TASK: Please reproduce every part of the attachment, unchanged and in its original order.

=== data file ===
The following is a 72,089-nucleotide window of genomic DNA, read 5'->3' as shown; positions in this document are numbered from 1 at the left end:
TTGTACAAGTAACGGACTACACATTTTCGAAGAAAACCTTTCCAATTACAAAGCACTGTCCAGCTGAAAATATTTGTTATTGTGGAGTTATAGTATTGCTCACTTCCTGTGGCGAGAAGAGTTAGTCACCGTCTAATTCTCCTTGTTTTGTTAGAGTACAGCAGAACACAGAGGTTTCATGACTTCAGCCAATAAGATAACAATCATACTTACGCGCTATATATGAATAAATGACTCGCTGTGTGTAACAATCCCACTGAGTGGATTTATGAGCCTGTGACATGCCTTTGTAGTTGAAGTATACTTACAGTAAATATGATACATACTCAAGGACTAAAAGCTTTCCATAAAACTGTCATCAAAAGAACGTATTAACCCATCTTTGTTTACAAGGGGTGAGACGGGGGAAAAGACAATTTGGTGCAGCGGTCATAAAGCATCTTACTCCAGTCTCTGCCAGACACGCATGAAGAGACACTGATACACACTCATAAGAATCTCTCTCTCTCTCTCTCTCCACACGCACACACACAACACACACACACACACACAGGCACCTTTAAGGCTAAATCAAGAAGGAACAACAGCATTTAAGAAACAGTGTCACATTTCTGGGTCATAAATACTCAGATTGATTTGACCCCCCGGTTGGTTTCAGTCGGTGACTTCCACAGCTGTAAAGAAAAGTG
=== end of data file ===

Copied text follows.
The following is a 72,089-nucleotide window of genomic DNA, read 5'->3' as shown; positions in this document are numbered from 1 at the left end:
TTGTACAAGTAACGGACTACACATTTTCGAAGAAAACCTTTCCAATTACAAAGCACTGTCCAGCTGAAAATATTTGTTATTGTGGAGTTATAGTATTGCTCACTTCCTGTGGCGAGAAGAGTTAGTCACCGTCTAATTCTCCTTGTTTTGTTAGAGTACAGCAGAACACAGAGGTTTCATGACTTCAGCCAATAAGATAACAATCATACTTACGCGCTATATATGAATAAATGACTCGCTGTGTGTAACAATCCCACTGAGTGGATTTATGAGCCTGTGACATGCCTTTGTAGTTGAAGTATACTTACAGTAAATATGATACATACTCAAGGACTAAAAGCTTTCCATAAAACTGTCATCAAAAGAACGTATTAACCCATCTTTGTTTACAAGGGGTGAGACGGGGGAAAAGACAATTTGGTGCAGCGGTCATAAAGCATCTTACTCCAGTCTCTGCCAGACACGCATGAAGAGACACTGATACACACTCATAAGAATCTCTCTCTCTCTCTCTCTCCACACGCACACACACAACACACACACACACACACAGGCACCTTTAAGGCTAAATCAAGAAGGAACAACAGCATTTAAGAAACAGTGTCACATTTCTGGGTCATAAATACTCAGATTGATTTGACCCCCCGGTTGGTTTCAGTCGGTGACTTCCACAGCTGTAAAGAAAAGTG